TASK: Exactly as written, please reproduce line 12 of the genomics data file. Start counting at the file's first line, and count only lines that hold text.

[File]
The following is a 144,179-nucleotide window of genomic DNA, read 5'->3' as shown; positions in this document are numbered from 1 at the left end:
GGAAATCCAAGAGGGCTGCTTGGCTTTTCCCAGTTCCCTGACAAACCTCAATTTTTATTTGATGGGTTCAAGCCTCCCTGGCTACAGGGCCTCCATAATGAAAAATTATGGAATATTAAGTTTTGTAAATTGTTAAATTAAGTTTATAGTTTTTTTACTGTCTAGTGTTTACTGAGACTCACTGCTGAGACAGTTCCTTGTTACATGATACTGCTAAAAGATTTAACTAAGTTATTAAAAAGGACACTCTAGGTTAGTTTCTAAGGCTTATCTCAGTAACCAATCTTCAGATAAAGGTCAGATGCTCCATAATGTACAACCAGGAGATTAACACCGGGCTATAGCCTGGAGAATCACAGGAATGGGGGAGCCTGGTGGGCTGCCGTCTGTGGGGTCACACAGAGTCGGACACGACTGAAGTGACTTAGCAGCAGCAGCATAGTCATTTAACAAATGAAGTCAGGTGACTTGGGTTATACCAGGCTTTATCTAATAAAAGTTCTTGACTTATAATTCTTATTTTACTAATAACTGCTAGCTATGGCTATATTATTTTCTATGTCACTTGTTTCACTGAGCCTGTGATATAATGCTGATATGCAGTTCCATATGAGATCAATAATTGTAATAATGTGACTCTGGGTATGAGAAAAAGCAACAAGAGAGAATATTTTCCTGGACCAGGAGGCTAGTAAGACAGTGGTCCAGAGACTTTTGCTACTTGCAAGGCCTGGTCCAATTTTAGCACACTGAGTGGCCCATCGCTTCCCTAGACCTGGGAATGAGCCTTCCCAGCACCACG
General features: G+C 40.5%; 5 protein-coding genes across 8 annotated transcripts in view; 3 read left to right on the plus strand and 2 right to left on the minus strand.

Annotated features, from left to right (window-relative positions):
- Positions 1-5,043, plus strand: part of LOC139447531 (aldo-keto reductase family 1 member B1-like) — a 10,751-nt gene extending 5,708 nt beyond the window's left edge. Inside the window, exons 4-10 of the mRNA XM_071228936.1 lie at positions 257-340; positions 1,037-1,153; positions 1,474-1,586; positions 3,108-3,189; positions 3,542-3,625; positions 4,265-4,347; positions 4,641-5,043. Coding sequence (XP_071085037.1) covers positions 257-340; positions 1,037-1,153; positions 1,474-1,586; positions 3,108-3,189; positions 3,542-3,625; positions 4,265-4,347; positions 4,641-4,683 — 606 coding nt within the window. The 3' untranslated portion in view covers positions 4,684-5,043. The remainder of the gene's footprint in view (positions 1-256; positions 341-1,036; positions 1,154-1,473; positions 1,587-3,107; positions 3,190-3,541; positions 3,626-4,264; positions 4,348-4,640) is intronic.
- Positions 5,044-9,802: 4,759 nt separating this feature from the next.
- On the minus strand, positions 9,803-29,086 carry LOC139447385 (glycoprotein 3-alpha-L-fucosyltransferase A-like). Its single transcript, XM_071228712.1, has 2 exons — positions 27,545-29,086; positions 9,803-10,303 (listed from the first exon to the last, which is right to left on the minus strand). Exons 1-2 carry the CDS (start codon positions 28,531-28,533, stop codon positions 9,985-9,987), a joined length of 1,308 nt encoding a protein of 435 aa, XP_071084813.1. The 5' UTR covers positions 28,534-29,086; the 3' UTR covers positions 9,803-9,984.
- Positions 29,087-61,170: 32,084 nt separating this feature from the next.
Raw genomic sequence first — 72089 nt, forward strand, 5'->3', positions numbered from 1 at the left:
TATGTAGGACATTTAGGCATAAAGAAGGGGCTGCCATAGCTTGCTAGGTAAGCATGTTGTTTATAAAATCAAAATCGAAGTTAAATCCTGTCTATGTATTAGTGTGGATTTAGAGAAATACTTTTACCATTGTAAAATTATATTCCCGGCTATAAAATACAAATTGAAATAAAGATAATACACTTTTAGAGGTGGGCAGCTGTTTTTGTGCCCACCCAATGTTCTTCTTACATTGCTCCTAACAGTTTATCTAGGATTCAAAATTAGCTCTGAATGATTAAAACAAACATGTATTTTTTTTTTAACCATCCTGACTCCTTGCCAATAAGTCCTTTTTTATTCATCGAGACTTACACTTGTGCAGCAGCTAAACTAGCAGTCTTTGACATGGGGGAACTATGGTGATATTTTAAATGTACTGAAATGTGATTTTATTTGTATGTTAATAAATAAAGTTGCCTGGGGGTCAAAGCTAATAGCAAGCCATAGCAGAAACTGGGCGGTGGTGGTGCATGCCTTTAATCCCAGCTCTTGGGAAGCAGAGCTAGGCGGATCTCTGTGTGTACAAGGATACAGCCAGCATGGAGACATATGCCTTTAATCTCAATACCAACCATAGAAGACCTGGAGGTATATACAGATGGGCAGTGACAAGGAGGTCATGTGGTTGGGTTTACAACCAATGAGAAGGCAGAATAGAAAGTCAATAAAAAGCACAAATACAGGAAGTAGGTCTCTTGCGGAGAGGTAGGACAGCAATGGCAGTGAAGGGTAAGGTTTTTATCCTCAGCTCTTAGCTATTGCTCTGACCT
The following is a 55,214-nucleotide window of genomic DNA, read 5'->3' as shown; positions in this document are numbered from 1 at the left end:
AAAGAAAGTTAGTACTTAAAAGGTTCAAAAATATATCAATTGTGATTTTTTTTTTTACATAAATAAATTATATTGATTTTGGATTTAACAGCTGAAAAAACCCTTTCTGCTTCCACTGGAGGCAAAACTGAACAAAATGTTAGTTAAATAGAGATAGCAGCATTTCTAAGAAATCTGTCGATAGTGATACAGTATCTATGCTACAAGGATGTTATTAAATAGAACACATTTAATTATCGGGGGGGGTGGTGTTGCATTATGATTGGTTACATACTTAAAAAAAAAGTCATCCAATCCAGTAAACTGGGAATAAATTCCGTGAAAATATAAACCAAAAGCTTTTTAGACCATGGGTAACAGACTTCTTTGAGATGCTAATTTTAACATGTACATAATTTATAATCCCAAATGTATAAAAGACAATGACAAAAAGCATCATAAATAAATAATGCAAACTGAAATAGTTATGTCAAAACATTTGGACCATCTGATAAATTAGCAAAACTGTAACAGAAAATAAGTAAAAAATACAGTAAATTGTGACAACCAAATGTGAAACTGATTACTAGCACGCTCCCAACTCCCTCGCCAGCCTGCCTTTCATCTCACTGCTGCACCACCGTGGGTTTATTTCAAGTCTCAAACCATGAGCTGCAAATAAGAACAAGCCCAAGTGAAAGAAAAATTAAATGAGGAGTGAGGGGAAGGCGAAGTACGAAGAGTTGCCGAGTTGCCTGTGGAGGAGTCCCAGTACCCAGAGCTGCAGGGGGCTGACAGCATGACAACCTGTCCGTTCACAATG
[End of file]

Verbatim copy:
AAAGAAAGTTAGTACTTAAAAGGTTCAAAAATATATCAATTGTGATTTTTTTTTTTACATAAATAAATTATATTGATTTTGGATTTAACAGCTGAAAAAACCCTTTCTGCTTCCACTGGAGGCAAAACTGAACAAAATGTTAGTTAAATAGAGATAGCAGCATTTCTAAGAAATCTGTCGATAGTGATACAGTATCTATGCTACAAGGATGTTATTAAATAGAACACATTTAATTATCGGGGGGGGTGGTGTTGCATTATGATTGGTTACATACTTAAAAAAAAAGTCATCCAATCCAGTAAACTGGGAATAAATTCCGTGAAAATATAAACCAAAAGCTTTTTAGACCATGGGTAACAGACTTCTTTGAGATGCTAATTTTAACATGTACATAATTTATAATCCCAAATGTATAAAAGACAATGACAAAAAGCATCATAAATAAATAATGCAAACTGAAATAGTTATGTCAAAACATTTGGACCATCTGATAAATTAGCAAAACTGTAACAGAAAATAAGTAAAAAATACAGTAAATTGTGACAACCAAATGTGAAACTGATTACTAGCACGCTCCCAACTCCCTCGCCAGCCTGCCTTTCATCTCACTGCTGCACCACCGTGGGTTTATTTCAAGTCTCAAACCATGAGCTGCAAATAAGAACAAGCCCAAGTGAAAGAAAAATTAAATGAGGAGTGAGGGGAAGGCGAAGTACGAAGAGTTGCCGAGTTGCCTGTGGAGGAGTCCCAGTACCCAGAGCTGCAGGGGGCTGACAGCATGACAACCTGTCCGTTCACAATG